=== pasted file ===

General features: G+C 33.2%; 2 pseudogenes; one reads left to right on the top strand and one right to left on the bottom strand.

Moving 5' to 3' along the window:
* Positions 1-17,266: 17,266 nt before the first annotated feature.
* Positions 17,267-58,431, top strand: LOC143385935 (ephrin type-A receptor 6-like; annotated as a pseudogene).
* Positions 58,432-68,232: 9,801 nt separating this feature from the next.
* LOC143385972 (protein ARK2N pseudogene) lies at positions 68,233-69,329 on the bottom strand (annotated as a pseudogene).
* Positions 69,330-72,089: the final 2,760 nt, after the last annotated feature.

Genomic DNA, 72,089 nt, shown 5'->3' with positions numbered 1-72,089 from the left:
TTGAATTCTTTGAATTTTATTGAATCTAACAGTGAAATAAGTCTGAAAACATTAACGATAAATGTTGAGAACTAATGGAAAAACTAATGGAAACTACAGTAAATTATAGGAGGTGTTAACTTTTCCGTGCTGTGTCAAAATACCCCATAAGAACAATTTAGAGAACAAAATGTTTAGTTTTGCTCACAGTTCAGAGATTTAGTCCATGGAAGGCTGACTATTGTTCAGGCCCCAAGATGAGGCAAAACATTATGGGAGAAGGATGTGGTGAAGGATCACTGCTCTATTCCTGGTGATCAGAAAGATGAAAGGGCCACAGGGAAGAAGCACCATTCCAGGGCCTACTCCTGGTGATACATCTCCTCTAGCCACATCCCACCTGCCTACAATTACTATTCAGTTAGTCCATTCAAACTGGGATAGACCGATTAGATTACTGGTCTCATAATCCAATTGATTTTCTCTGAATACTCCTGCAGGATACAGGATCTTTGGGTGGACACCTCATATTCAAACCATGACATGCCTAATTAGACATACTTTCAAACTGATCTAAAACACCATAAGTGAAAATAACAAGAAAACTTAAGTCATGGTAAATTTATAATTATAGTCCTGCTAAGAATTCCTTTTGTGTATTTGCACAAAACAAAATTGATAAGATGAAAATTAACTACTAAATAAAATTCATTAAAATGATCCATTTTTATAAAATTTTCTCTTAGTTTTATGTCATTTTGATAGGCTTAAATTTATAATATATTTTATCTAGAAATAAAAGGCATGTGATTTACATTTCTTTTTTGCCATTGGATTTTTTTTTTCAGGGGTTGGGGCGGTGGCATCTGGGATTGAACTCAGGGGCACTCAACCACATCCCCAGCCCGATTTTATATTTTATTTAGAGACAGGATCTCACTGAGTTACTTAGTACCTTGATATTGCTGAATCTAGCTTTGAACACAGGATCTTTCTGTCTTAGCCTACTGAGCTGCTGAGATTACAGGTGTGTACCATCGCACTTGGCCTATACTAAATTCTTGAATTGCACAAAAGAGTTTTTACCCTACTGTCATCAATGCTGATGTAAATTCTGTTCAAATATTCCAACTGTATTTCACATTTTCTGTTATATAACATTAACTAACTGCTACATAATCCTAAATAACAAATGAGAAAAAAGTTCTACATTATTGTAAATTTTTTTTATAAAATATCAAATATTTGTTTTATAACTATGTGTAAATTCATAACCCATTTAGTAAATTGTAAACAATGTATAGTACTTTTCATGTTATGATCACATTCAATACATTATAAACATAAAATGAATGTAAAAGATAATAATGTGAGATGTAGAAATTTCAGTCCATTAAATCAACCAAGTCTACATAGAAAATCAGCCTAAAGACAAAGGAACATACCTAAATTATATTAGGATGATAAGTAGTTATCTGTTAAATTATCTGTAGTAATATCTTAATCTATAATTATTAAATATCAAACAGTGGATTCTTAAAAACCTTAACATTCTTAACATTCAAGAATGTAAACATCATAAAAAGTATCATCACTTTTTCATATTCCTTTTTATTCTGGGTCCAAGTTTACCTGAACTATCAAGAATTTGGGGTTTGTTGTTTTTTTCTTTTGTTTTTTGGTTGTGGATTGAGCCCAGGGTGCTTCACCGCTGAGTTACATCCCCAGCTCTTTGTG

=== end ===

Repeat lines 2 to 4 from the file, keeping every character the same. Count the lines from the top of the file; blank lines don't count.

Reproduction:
Moving 5' to 3' along the window:
* Positions 1-17,266: 17,266 nt before the first annotated feature.
* Positions 17,267-58,431, top strand: LOC143385935 (ephrin type-A receptor 6-like; annotated as a pseudogene).